Varnish and BBR: Lower Latency OTT Video Delivery
Varnish and BBR: Lower Latency OTT Video Delivery
This tutorial will cover implementing over-the-top video over congested networks while also keeping your latency low and removing bottlenecks.
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When delivering video over-the-top (OTT), the internet is the principal highway for distributing this content. However, OTT streaming delivery requires something faster than what the internet offers in terms of how chunks/fragments are supposed to flow. Currently, publicly available wifi hotspots are the preferred networks for video consumption, but poor network infrastructure also leads to unbearable video buffering and latency.
A congested network slows down response times and directly affects the quality of service and experience of your video applications and services. Most video consumers have experienced — and not at all enjoyed — this aspect of video streaming.
The challenge, then, is to find ways to improve response time over congested networks, as the amount of traffic is only going to increase.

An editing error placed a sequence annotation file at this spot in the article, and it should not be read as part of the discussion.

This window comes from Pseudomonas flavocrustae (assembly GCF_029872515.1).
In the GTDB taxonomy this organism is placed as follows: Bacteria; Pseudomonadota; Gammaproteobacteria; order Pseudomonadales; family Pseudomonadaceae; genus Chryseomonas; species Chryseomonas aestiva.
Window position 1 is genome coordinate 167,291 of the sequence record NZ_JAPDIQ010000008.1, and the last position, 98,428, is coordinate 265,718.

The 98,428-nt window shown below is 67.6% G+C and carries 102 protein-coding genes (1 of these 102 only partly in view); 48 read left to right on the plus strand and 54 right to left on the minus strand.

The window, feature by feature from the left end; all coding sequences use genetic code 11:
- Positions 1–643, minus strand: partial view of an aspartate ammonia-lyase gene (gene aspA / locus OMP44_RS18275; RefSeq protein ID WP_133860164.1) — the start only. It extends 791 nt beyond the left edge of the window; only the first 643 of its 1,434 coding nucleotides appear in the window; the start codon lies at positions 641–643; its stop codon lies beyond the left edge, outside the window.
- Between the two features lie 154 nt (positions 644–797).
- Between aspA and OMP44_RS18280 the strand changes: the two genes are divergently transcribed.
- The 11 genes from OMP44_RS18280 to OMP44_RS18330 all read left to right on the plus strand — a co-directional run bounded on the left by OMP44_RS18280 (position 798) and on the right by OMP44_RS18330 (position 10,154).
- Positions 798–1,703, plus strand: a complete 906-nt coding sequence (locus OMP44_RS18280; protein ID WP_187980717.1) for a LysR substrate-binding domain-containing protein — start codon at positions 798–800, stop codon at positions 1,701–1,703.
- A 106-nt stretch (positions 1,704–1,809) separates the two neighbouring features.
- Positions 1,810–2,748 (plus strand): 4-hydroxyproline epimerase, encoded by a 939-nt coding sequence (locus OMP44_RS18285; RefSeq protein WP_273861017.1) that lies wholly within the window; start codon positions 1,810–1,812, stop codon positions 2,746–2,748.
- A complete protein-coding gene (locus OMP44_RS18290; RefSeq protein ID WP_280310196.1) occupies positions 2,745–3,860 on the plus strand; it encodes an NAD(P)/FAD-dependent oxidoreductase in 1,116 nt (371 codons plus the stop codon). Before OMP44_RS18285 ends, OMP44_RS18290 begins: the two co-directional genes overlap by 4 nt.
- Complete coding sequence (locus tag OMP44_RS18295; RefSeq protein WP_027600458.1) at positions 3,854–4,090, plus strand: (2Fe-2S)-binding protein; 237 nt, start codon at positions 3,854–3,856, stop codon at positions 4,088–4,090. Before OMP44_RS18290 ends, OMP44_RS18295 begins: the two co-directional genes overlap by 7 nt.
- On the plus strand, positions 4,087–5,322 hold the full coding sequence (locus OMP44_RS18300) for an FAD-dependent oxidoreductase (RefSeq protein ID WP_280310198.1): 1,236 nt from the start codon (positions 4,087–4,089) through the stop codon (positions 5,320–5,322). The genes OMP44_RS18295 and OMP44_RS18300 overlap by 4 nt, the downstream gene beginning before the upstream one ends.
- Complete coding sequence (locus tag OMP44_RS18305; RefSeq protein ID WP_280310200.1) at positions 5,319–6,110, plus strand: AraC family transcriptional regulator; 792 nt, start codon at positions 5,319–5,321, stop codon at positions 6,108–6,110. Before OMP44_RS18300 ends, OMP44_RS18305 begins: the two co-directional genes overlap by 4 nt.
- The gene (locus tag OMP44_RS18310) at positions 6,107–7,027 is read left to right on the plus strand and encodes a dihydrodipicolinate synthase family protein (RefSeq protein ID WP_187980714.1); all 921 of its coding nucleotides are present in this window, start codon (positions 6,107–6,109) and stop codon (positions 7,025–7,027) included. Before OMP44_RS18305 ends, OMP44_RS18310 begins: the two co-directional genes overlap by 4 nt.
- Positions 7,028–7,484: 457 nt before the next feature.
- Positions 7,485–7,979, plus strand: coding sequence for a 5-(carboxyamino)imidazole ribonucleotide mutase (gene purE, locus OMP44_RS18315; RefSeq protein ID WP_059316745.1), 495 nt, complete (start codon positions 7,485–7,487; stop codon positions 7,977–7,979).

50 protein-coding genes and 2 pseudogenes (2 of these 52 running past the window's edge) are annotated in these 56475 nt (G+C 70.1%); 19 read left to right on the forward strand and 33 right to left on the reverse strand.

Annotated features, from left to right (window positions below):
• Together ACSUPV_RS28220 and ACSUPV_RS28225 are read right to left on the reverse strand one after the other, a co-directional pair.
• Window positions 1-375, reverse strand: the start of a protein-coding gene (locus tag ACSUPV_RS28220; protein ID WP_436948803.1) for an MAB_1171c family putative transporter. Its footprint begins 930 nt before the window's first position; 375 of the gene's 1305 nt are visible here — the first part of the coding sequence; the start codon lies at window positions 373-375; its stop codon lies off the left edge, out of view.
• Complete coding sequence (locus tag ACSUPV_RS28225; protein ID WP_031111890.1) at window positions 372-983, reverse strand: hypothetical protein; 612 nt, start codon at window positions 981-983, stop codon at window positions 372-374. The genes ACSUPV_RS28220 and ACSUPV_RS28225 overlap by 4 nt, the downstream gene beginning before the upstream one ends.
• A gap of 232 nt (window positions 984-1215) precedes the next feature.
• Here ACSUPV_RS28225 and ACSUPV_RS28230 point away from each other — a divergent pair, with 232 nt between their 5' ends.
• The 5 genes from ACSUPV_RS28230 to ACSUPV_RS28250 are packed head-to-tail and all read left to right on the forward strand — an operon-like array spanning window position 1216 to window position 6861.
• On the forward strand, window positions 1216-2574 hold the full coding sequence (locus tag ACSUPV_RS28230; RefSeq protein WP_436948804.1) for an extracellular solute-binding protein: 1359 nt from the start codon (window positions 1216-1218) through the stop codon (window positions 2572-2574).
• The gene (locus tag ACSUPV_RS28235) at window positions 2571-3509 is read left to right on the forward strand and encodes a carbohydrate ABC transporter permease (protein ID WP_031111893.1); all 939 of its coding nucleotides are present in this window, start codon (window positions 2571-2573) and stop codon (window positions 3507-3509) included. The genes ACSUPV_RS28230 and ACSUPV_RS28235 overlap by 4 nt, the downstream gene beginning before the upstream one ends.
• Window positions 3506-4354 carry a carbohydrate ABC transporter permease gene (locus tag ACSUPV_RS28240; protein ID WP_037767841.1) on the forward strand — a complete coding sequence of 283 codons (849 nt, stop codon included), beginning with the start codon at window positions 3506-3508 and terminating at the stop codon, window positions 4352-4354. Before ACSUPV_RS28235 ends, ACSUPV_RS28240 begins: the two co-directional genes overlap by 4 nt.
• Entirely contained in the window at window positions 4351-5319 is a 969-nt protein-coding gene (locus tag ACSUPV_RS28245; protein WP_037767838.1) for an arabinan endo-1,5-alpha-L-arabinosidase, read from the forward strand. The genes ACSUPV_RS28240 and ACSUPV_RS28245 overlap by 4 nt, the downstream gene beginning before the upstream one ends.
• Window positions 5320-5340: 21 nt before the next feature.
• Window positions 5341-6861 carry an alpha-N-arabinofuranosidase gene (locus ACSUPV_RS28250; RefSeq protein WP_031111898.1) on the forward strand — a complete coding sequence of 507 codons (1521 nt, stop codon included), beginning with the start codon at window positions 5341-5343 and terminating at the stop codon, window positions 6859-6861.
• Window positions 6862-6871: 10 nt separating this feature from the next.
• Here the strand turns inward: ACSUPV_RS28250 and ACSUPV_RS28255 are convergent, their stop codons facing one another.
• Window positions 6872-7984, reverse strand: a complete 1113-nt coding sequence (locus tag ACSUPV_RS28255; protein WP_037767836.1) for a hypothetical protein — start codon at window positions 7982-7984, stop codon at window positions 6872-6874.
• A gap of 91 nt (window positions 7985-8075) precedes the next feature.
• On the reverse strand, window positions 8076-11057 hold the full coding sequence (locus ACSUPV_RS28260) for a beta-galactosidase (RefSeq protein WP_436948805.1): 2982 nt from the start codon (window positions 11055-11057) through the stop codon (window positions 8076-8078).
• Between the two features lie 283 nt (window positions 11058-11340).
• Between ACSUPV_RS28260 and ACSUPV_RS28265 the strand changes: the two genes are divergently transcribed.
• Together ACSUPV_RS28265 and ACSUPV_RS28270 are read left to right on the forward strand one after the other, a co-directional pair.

Varnish and Bottleneck Bandwidth and Round-trip (BBR)
Varnish is ideal for video delivery, ensuring high-performance HTTP delivery over video streaming, making up part of your media caching strategy through reliable and scalable architecture for heavy video content distribution. Naturally it helps if the network is in good shape, but if it isn’t the client response time suffers, and some mitigation will be required to minimize latency coming from TCP/IP layers.
Varnish allows for more in-depth configurations via a Varnish module (vmod-tcp), minimizing the impact of a congested network by choosing the suitable TCP/IP control algorithms proposed and developed over the years and released mostly on top of Linux operating system kernels. But with BBR we can go beyond this.
Results from a real OTT video scenario show a significant reduction in the response time from both SD (standard definition) and HD (high definition) video qualities. The combined power enabling Varnish and BBR indicates demonstrable latency reduction in delivering video chunks over congested networks.
What Is BBR?